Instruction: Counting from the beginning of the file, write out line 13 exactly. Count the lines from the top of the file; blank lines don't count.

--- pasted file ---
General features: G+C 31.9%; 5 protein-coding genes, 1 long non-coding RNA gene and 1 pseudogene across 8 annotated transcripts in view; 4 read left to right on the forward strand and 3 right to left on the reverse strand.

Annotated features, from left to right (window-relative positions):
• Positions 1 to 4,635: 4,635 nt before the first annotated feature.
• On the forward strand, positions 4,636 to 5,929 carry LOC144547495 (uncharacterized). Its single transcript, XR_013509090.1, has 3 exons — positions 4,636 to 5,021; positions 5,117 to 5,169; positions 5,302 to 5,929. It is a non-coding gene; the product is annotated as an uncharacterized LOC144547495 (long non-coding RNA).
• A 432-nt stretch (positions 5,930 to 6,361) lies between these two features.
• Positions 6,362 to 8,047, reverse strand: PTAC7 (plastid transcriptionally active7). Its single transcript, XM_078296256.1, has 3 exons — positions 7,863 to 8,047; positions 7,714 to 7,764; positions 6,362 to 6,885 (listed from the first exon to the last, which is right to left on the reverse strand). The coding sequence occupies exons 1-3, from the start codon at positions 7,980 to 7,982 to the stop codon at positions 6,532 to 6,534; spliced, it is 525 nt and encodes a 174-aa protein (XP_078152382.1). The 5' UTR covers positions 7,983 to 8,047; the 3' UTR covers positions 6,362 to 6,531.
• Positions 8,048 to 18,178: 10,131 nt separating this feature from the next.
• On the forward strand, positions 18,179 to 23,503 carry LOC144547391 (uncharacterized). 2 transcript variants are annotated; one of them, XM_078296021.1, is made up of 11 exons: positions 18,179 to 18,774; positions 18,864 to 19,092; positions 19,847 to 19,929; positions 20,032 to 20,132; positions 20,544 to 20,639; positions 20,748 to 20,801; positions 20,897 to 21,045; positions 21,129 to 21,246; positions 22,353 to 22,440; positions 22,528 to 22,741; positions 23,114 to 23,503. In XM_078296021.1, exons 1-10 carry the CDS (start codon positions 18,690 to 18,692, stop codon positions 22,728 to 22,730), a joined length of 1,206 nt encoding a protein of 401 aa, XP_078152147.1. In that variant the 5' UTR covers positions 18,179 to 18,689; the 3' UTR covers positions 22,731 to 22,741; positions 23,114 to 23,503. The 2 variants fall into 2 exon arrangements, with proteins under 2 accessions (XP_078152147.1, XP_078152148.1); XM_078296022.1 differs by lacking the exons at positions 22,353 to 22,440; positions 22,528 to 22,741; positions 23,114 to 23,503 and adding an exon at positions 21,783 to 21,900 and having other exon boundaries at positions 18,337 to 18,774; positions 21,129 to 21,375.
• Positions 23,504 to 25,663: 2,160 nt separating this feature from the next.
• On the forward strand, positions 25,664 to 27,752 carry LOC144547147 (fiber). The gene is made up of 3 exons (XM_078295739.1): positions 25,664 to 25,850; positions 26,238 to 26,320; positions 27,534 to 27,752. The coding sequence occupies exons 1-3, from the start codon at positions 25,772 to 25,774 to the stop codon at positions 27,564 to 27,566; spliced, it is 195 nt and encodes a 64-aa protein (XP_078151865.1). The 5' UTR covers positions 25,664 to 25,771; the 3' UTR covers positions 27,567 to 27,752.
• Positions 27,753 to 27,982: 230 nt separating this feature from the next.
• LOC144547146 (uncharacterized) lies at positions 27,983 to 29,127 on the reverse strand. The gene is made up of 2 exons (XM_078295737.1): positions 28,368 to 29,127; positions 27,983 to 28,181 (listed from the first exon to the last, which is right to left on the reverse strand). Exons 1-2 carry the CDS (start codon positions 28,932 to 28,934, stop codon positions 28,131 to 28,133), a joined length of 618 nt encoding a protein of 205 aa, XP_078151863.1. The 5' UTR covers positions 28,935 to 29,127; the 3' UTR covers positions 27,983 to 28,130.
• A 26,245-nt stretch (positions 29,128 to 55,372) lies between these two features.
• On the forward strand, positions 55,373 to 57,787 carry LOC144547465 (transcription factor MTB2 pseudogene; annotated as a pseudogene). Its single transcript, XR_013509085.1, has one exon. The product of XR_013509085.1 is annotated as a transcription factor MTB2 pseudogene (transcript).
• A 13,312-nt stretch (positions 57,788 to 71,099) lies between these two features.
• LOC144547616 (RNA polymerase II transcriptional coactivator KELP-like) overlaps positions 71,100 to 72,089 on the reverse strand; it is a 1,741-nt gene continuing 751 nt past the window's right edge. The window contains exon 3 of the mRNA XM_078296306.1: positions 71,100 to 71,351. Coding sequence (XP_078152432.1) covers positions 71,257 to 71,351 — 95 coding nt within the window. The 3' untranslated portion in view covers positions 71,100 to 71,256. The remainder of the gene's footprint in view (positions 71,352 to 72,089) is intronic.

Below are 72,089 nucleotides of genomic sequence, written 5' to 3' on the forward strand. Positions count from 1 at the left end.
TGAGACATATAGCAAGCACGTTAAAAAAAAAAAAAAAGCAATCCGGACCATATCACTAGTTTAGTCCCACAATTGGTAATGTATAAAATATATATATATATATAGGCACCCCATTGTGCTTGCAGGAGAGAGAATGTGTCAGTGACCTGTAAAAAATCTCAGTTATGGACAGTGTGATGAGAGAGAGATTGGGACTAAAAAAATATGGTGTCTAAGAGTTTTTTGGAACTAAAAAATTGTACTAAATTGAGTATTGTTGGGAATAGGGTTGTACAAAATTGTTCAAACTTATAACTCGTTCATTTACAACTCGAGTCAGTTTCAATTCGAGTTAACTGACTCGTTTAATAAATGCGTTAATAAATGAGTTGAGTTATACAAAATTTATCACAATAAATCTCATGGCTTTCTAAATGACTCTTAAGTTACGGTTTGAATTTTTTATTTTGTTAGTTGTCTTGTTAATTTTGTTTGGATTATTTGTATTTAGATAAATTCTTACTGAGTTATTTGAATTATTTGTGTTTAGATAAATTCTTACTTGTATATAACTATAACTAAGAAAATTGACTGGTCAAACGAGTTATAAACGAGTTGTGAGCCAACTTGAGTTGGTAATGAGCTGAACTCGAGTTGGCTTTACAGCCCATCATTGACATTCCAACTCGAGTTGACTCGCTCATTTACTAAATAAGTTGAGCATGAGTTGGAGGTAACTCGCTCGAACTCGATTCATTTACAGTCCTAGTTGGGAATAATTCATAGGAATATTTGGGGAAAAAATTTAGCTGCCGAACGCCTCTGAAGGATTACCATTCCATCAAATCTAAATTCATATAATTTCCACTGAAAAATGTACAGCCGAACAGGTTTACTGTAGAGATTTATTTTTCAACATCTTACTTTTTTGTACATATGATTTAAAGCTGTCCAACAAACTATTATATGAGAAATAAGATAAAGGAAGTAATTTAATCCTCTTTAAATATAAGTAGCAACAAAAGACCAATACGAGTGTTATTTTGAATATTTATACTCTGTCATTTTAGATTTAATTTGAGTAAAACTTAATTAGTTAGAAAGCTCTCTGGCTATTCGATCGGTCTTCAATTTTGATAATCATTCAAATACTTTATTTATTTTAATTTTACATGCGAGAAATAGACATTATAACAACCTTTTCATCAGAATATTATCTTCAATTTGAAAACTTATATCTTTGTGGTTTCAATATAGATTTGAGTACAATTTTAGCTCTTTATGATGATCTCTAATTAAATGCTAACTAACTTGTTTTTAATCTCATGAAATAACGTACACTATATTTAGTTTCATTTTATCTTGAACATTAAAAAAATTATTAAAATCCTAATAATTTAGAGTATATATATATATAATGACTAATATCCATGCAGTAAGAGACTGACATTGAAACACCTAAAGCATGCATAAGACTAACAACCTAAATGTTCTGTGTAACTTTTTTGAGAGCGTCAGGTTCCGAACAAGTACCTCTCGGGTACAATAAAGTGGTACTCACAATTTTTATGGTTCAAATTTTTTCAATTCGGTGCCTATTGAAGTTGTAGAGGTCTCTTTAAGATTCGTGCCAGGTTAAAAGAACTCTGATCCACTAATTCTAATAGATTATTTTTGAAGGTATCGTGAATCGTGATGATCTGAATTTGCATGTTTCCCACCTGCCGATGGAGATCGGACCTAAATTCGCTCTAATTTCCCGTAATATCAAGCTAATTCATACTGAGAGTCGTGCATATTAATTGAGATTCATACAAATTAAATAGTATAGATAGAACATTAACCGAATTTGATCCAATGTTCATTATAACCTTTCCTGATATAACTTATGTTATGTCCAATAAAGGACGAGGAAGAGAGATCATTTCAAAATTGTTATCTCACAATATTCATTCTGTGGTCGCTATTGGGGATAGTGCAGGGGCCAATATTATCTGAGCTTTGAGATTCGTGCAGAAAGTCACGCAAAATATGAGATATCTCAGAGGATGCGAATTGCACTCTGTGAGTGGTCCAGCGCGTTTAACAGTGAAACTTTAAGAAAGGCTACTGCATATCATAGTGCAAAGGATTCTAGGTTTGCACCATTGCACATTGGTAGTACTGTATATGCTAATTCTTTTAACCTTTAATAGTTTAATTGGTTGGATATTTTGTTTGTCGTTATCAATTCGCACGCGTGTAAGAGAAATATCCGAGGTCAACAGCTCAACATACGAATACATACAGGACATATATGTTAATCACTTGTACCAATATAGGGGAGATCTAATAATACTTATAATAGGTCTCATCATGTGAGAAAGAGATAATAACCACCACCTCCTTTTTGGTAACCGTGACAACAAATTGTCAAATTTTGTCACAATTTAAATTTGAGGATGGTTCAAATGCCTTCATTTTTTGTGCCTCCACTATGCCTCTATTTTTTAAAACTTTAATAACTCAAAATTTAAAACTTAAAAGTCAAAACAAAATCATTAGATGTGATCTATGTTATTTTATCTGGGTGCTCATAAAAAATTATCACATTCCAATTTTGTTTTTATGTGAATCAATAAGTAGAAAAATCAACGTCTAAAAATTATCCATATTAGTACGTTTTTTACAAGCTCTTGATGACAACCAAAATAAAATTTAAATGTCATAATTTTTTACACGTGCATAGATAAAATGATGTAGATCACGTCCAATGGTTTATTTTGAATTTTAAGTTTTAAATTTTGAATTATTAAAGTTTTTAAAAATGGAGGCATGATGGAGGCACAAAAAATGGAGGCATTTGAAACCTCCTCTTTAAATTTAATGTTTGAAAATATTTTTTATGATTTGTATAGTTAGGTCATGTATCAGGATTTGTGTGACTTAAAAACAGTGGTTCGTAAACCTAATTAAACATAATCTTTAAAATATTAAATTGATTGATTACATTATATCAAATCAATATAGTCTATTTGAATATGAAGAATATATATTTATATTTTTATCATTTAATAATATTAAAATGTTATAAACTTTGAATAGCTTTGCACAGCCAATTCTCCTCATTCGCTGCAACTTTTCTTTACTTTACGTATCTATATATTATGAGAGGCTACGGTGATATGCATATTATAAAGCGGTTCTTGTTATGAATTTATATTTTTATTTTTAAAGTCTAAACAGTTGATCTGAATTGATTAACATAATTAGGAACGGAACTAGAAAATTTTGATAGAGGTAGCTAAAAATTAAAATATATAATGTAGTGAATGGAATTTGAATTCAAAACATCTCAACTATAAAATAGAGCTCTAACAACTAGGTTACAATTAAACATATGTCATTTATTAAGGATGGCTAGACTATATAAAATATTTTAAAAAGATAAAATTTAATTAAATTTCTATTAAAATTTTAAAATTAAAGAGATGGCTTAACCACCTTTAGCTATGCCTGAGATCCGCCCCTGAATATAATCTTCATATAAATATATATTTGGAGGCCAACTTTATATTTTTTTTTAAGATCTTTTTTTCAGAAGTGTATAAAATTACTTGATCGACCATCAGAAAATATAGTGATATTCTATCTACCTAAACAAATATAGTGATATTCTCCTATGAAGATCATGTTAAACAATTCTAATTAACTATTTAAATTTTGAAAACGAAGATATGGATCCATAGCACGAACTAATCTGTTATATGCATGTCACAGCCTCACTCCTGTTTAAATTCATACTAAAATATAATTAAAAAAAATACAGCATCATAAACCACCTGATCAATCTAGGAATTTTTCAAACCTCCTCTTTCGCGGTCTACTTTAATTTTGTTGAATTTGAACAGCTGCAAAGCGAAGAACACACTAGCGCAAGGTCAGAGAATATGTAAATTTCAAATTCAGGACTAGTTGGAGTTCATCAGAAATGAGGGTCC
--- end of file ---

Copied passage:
• A 26,245-nt stretch (positions 29,128 to 55,372) lies between these two features.